between words

I started this blog in part because the air around me was too thick with gaslighting. Because I needed to tell the story of what was happening at UWS and in the UW system not just to the world outside, but to myself. Because I needed to write down and tell so many stories. Writing makes things clearer and makes them make sense. When I don’t have the time to write I start to feel the walls close in and everything feels too quiet here. Up starts to feel like down. I hope I can be back to writing the world into sense again soon.

drawing of an anatomical heart with the text "This Machine Kills Fascists"

Graphic by Jonathan Byxbe of Flight 64 Studio in Portland, OR, via Justseeds Collective

Saturday Rec: Pink Ribbons, Inc.

Pink Ribbons, Inc.

Pairs well with: organic foods, soil-testing kit, and solitary activities once you become unpopular for wanting to make space for the truth and criticizing “Pinktober”

This is another documentary based on a book, an academic text by Samantha King who also appears in the documentary. The film covers the problems with reducing fighting breast cancer to buying stuff with pink ribbons on it and includes many of the problems people have with the Komen foundation. More interesting, however, the film is a powerful discussion of the ways that relentlessly positive thinking is really harmful to people. It shows persuasively that when we focus on positive thinking, we center quick and easy solutions and end up missing real solutions, which are harder and take more time. We do not think about what causes cancer (e.g., living near oil refineries), and how more people are getting it. Instead we focus on finding it early on as if it were an inevitable fact.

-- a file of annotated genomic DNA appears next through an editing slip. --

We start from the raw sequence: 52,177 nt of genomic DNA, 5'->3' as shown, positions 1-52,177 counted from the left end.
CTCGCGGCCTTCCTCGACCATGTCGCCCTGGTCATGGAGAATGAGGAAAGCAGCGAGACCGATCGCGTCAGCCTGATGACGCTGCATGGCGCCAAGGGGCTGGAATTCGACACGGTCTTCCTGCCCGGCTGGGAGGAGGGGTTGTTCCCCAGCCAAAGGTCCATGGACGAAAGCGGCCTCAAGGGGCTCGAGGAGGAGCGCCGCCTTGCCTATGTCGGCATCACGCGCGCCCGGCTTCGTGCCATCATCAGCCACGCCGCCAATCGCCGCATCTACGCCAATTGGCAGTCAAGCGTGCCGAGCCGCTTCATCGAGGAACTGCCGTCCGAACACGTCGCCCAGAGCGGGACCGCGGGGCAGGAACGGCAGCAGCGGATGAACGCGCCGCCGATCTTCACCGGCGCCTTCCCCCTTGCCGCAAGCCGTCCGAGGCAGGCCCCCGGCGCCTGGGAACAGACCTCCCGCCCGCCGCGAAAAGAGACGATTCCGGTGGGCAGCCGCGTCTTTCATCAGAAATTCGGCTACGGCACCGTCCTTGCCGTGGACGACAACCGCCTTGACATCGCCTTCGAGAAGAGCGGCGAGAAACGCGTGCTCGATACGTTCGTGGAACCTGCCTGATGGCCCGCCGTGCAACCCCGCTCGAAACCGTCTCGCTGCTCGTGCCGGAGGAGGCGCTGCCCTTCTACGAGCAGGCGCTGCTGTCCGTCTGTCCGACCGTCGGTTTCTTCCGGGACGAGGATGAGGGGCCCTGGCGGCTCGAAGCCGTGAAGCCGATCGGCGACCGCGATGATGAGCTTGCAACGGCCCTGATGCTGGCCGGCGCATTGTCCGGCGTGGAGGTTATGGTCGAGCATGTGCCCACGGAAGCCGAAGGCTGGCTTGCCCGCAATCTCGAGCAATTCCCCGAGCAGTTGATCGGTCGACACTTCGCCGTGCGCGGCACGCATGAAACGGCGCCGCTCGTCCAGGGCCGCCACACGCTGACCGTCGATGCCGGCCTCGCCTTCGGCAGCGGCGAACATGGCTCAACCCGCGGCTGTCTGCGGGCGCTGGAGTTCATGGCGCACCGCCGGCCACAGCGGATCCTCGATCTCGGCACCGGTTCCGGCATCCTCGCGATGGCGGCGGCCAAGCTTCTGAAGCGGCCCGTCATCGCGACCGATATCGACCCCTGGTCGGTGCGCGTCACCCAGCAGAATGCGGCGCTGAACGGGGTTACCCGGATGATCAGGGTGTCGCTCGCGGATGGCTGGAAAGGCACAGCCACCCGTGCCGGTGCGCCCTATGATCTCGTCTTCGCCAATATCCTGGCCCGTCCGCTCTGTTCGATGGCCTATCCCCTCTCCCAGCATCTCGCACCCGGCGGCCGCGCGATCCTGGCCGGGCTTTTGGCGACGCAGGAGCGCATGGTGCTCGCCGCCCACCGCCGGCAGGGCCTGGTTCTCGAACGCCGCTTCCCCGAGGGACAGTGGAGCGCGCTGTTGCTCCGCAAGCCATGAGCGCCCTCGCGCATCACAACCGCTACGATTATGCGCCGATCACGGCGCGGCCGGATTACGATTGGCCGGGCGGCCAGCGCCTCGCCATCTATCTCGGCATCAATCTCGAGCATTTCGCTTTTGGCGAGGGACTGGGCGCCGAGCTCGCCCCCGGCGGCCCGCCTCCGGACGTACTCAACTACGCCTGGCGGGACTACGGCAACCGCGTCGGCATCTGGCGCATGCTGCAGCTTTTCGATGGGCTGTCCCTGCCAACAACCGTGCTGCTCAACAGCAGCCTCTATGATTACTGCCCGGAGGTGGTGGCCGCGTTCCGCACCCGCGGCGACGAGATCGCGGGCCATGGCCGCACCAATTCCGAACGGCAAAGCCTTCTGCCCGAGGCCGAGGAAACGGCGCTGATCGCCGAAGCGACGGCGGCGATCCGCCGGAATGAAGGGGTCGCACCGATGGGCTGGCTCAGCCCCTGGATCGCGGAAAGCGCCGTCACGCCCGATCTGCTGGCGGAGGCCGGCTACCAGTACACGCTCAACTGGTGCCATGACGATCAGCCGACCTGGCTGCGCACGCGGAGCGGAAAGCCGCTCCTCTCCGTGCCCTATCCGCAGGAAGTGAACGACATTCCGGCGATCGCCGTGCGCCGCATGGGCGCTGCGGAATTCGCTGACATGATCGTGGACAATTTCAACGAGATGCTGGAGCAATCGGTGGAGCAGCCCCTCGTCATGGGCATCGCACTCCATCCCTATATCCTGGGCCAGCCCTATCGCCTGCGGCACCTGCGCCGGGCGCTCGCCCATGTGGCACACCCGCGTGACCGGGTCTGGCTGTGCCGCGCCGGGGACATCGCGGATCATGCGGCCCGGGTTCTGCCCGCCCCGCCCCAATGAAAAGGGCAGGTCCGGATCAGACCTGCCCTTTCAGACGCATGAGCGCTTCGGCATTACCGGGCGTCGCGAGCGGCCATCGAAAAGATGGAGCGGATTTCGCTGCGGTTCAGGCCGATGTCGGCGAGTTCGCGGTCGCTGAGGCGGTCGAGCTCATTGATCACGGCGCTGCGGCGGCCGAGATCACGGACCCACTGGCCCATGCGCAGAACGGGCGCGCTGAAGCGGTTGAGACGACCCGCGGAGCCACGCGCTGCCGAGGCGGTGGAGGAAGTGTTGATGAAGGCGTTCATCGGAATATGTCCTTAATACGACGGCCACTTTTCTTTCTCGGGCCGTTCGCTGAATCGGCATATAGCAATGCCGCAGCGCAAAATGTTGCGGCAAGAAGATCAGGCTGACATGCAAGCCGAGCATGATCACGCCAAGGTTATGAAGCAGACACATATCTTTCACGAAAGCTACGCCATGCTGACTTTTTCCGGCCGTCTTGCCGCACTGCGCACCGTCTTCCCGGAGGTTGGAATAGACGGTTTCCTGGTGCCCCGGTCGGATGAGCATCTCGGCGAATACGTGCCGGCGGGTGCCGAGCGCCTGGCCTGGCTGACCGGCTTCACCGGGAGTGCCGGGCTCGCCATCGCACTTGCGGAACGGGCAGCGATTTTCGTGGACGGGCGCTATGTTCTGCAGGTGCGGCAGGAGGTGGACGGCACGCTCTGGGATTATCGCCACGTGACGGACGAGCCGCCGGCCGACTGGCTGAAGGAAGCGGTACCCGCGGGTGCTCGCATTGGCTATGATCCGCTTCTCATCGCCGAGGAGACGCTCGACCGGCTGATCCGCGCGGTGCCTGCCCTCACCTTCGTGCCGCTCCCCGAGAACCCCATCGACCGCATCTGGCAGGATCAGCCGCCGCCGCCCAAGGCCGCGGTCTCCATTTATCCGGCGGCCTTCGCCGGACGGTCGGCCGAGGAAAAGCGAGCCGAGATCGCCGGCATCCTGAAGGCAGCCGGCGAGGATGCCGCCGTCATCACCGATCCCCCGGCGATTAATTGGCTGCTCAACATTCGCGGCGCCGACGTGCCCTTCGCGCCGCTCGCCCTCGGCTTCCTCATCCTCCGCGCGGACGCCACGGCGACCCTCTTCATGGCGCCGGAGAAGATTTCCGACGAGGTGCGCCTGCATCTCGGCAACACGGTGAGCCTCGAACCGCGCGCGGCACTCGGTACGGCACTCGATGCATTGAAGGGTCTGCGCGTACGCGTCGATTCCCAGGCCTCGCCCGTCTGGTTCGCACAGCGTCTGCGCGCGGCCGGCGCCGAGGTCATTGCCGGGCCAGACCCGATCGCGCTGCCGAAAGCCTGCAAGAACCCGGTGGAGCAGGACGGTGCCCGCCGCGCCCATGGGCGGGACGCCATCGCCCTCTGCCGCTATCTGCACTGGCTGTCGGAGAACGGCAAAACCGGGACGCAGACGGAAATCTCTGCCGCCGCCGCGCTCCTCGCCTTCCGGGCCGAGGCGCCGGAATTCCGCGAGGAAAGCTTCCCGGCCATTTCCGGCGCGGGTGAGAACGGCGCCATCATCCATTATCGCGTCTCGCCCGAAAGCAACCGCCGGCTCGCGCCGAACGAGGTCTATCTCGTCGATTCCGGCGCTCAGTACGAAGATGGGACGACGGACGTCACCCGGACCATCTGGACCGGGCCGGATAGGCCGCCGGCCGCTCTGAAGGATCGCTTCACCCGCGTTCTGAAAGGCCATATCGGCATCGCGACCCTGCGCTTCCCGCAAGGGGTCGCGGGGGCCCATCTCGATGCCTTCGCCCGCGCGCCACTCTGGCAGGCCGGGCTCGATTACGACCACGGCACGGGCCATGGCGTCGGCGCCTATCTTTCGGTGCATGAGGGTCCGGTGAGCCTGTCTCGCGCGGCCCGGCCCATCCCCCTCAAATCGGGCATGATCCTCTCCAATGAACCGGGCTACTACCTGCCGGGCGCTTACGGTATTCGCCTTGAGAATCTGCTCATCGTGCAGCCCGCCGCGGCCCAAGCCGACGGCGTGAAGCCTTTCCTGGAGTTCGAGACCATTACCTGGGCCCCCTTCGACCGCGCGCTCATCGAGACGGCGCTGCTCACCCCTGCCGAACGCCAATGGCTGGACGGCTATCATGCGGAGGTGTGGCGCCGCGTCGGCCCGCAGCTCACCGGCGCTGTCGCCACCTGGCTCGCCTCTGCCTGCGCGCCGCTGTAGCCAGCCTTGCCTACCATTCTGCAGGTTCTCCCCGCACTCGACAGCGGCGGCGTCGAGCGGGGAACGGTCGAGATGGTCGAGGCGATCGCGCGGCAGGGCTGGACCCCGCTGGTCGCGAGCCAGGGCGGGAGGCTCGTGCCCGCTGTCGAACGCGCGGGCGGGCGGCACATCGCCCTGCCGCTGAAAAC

Most strikingly the film includes interviews with women dying of breast cancer who discuss how there is no room for them or their experiences in a “movement” which only wants to hear happy stories and see pink objects. Where can one process the experience of dying from a horrible disease if people only want to hear about happy things? How can this be a “good” way of dealing with a disease if there is no room for the people actually experiencing its effects in an authentic way?

A great film for understanding how focusing only on the positive can literally harm the people around you.

policing campus diversity: Somali Night

Yesterday I read the stomach turning account of how my alma mater, the University of Minnesota, treated the Somali Student Association at the end of its cultural week, last Friday. I’m presenting the Somali Student Association’s account here in its entirety, because the whole thing is worth the read. It is one of the most thorough, clear, and comprehensive accounts of a police riot I have ever read. It is an alarming picture of how subtle, purportedly nonviolent, and even micro-level forms of racism combine and become explicit, violent, and massive.

Somali Night Press Release Pg 1Somali Night Press Release Pg 2Somali Night Press Release Pg 3

 

Many things about this statement jump out immediately. One of them is the claim made by employees on a university campus that it would be impossible to use markers on Black skin. This indignity, which must have occurred in the context of so many others during the planning for this event, encapsulates clearly that the University of Minnesota is still unprepared in 2018 for the presence of Black people.